If you’ve ever had a pimple on your eyelid, then you’ve definitely wondered how to get rid of styes. While there’s no foolproof, guaranteed method, there are a few simple things you can do at home to minimize the stye, deal with the pain and potentially make it go away faster.
First, we should know what, exactly, a stye is and how it develops. It’s basically a red bump that looks like a pimple that forms on your eyelid. Styes form when dead skin, dirt, oil or other gunk clogs the tiny oil glands on your eyelids. That allows bacteria to grow, which ultimately leads to pus, swelling and pain.
Now that we’ve got our baseline facts, before we dive into how to get rid of styes, here are a few things you need to know:
- Neither SPY nor any other website can properly substitute for a conversation with your doctor. Though we stand by our tried-and-true tips to help get rid of styes, if you have any concerns about a stye, it’s always best to speak to a medical professional.
- If you do nothing, your stye should go away on its own in a few days. If it doesn’t go away on its own or remains significantly painful after a few days, you might consider speaking to a doctor.
- There’s no way to avoid styes entirely, but a few things can help: Only touch your eyes with clean, washed hands, don’t leave any product on your eyelids overnight and don’t share facial hygiene products or towels with anyone dealing with a stye.
- Do NOT attempt to pop your stye. In general, messing with it in any way to attempt to pop it will not work and will likely only make things worse.
Now, with facts in hand and those tips out of the way, let’s walk through our guide on how to get rid of styes.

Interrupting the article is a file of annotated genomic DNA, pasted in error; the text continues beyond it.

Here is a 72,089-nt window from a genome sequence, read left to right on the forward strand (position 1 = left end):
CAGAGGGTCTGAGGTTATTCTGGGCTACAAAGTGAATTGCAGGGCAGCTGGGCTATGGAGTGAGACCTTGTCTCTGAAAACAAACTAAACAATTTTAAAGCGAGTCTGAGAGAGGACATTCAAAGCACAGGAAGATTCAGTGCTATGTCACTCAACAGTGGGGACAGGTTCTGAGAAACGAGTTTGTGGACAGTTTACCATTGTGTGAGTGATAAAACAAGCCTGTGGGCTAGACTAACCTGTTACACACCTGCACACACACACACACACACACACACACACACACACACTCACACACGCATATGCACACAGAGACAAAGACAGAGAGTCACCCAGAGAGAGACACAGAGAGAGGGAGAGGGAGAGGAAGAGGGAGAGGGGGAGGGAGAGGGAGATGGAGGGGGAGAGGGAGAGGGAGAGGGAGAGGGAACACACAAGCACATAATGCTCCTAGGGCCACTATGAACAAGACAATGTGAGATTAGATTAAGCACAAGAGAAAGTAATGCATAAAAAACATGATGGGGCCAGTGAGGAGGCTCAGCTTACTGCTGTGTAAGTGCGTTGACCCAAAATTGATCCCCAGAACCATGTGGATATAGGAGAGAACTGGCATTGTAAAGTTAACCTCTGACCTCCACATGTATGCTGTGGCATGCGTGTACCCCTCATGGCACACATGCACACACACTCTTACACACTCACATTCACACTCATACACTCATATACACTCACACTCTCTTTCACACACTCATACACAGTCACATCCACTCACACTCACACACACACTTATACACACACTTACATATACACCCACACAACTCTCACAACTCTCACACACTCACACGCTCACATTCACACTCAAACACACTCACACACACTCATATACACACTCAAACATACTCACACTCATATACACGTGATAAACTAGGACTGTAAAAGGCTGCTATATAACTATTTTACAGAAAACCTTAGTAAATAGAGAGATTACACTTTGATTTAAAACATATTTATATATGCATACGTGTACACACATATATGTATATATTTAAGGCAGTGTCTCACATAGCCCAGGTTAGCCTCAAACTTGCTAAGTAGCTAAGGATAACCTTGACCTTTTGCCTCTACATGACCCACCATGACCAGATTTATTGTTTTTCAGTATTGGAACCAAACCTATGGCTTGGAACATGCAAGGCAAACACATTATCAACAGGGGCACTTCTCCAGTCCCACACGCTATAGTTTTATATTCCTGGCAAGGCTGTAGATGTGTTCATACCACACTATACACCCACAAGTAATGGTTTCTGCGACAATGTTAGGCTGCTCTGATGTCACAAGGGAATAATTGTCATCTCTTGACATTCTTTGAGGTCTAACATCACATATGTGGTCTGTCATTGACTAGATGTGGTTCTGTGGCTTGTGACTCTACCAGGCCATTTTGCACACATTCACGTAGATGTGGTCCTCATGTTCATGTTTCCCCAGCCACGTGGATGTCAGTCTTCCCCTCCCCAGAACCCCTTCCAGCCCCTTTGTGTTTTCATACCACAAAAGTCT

1. Warm Compress
The easiest thing you can do is also the best thing you can do: place a warm compress on your eye with the stye. According to the Mayo Clinic, a warm compress can offer some pain relief and encourage a stye to drain on its own by helping open up the clogged glands.
Get a clean washcloth, soak it in warm water, wring it out and place it over your closed eye with the stye. Re-wet the washcloth to warm it up as needed and continue for 5 to 10 minutes. When finished, gently massage your eyelid to encourage natural draining and repeat a few times a day for at least a few days for best results.
2. Clean Your Eyelid With Soap and Water or Eyelid Wipes
This one seems obvious, but think about all the times you touch your eyes in a day without clean hands. Dirt, gunk, grime or really anything on your eyelids can contribute to the development of a stye by clogging the eyelid’s glands. With clean hands, of course, wash and rinse your eyes with mild soap and water. And we emphasize mild here. Remember you’re washing your eyes and the last thing you want to do is irritate the eyeball with an infected eyelid. Avoid harsh or synthetic chemicals where possible to minimize unintended irritation.
Alternatively, if you’re on the go or just want a dedicated eyelid product, you could turn to eyelid wipes, such as the No-Rinse Eyelid Wipes. They’ll help clear away any dirt and oil and the best part is you don’t have to rinse your eyes after using them.
3. Tea Bag Compress
If a warm water compress helps, then it stands to reason that doing the same thing with black tea, known for its antioxidants and reputed antibacterial qualities, could also help.
All you have to do is make tea with a black tea bag, but instead of letting it steep for a few minutes, pull the bag out after a minute and press it to your closed eye. Make sure it’s not too hot before doing so. Hold it for 5 to 10 minutes for some relief and do it a couple of times a day for best results.